In northwest Zambia, a group of disabled
people are starting their own businesses, and helping to end unemployment and
discrimination. Sanday Chongo Kabange reports from the mining
town of Solwezi.
Seven years ago, six of Solwezi's disabled
formed a group called "Pentagon." With the support of a Dutch cleric, Father
Pio, the group developed a business plan to help them support their
The six-man group
then acquired a room within the central business district of Solwezi. There, they engaged in tailoring, carpentry,
hand craft and arts. Before long, more
disabled persons around the Northwest region expressed interest in joining the
group. Today, membership has reached 600. Together, they're engaged in such activities
as knitting, tailoring, booking keeping, hand crafting and housekeeping.
The expansion has
brought about a name change -- from "Pentagon"
to "Holland Disabled Association." The14-room guest house is now
headquartered in a shopping complex. It
creates employment, generates money and supports the disabled.
Nigel Kachongu is the chairperson of association. He explains how the group is
using its infrastructure to assist the disabled.
"[If you're disabled]," he explains, "it's
very difficult to find money and run a business on your own. So we thought of
looking for able bodied people (to manage the shops) who in-turn employ a disabled
person so that dream of the disabled of running a shops does not die out."
top of that," he continues,"we have a fixed salary which that able bodied person coming into
the shop has to pay that disabled. After
that he (abled person) has to pay rent and that rent comes back to the disabled
(association) which we then use to take our friends to hospital, support those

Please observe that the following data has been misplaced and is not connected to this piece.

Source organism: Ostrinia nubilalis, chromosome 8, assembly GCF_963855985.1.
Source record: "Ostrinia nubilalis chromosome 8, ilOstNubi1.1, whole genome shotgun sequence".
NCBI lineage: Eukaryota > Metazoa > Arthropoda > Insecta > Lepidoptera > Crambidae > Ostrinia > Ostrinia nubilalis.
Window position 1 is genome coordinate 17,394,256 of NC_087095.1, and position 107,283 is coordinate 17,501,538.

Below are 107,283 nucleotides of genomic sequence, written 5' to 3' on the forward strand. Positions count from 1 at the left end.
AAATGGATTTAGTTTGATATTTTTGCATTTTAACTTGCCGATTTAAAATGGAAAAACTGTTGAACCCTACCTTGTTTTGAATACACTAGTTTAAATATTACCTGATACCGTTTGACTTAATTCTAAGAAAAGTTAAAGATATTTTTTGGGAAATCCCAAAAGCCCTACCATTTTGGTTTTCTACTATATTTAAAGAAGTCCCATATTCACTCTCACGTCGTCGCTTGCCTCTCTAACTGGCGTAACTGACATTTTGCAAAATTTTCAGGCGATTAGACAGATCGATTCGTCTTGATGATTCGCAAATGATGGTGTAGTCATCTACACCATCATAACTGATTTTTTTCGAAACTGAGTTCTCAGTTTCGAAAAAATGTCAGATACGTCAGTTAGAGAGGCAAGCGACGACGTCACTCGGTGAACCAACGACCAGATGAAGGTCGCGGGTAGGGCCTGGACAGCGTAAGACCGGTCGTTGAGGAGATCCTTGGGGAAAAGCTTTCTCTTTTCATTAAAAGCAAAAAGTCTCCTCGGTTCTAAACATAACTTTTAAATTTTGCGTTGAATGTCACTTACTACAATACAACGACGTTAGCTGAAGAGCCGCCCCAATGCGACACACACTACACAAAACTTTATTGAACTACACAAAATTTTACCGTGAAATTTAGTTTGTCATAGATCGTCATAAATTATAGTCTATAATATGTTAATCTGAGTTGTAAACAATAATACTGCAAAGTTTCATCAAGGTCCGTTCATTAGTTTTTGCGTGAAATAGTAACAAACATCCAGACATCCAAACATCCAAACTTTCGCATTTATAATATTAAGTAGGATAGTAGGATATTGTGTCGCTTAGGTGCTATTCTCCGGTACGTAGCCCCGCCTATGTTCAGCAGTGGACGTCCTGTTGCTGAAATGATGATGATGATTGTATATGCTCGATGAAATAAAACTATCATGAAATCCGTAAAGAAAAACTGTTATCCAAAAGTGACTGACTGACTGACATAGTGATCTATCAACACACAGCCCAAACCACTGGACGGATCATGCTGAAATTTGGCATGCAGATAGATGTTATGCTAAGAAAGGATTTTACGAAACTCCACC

in school and some members within the community."
plans to expand its operations and support disabled people throughout Zambia –
something that requires additional resources.
Mary Kanjanja Chulu
currently works as a cleaner at Holland Guest House. She has been a member of the association for
several years and explains that the association has assisted a lot of disabled
people around the North-Western area.
Chulu says being
disabled should not discourage anyone from realizing their dreams.
"I know God has
given each one of us talents," she says. "If we make good use of those talents we can be
self-reliant. If they (disabled) use their talents they [can generate an income
and] improve their [standard of living]."
and member of the association is Gilbert Mudidi. Mudidi, who moves on crutches,
is employed as Holland Guest House Supervisor.
He says he the association has helped him support his two children and
his entire family.
"The benefit for me
as a member of HDA (Holland Disabled Association)," he says, "is that at the end of the
month I am able to gain something, to live a better life. I am also able to feed my family,
and buy [what my parents need]."
There are an
estimated one-and-a-half million physically disabled people in Zambia. An additional three million are blind.
Membership in the
Holland Disabled Association is limited to those who are 45-years-of-age and younger. The association says it also helps older
people with their medical fees and provide them with training in reading